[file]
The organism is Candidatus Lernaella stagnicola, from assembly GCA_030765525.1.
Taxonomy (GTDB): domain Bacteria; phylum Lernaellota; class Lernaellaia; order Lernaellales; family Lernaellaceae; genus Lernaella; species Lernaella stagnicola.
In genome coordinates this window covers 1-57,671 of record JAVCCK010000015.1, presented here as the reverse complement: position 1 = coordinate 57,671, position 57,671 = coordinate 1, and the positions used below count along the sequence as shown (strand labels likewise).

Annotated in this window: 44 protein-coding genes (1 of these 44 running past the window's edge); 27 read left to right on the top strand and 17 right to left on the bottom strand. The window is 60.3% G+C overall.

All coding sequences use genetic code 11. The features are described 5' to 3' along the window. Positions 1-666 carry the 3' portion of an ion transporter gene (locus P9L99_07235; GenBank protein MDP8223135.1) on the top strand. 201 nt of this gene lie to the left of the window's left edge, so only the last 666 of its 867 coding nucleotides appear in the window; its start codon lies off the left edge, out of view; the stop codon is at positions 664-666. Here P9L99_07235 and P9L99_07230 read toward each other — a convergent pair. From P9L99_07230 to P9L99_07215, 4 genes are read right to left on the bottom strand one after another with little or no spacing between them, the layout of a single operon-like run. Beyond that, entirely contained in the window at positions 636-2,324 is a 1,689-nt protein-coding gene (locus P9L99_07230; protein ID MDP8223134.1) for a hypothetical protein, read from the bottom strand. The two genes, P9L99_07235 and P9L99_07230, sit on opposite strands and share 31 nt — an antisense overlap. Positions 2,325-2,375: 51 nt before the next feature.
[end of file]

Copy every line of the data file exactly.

The organism is Candidatus Lernaella stagnicola, from assembly GCA_030765525.1.
Taxonomy (GTDB): domain Bacteria; phylum Lernaellota; class Lernaellaia; order Lernaellales; family Lernaellaceae; genus Lernaella; species Lernaella stagnicola.
In genome coordinates this window covers 1-57,671 of record JAVCCK010000015.1, presented here as the reverse complement: position 1 = coordinate 57,671, position 57,671 = coordinate 1, and the positions used below count along the sequence as shown (strand labels likewise).

Annotated in this window: 44 protein-coding genes (1 of these 44 running past the window's edge); 27 read left to right on the top strand and 17 right to left on the bottom strand. The window is 60.3% G+C overall.

All coding sequences use genetic code 11. The features are described 5' to 3' along the window. Positions 1-666 carry the 3' portion of an ion transporter gene (locus P9L99_07235; GenBank protein MDP8223135.1) on the top strand. 201 nt of this gene lie to the left of the window's left edge, so only the last 666 of its 867 coding nucleotides appear in the window; its start codon lies off the left edge, out of view; the stop codon is at positions 664-666. Here P9L99_07235 and P9L99_07230 read toward each other — a convergent pair. From P9L99_07230 to P9L99_07215, 4 genes are read right to left on the bottom strand one after another with little or no spacing between them, the layout of a single operon-like run. Beyond that, entirely contained in the window at positions 636-2,324 is a 1,689-nt protein-coding gene (locus P9L99_07230; protein ID MDP8223134.1) for a hypothetical protein, read from the bottom strand. The two genes, P9L99_07235 and P9L99_07230, sit on opposite strands and share 31 nt — an antisense overlap. Positions 2,325-2,375: 51 nt before the next feature.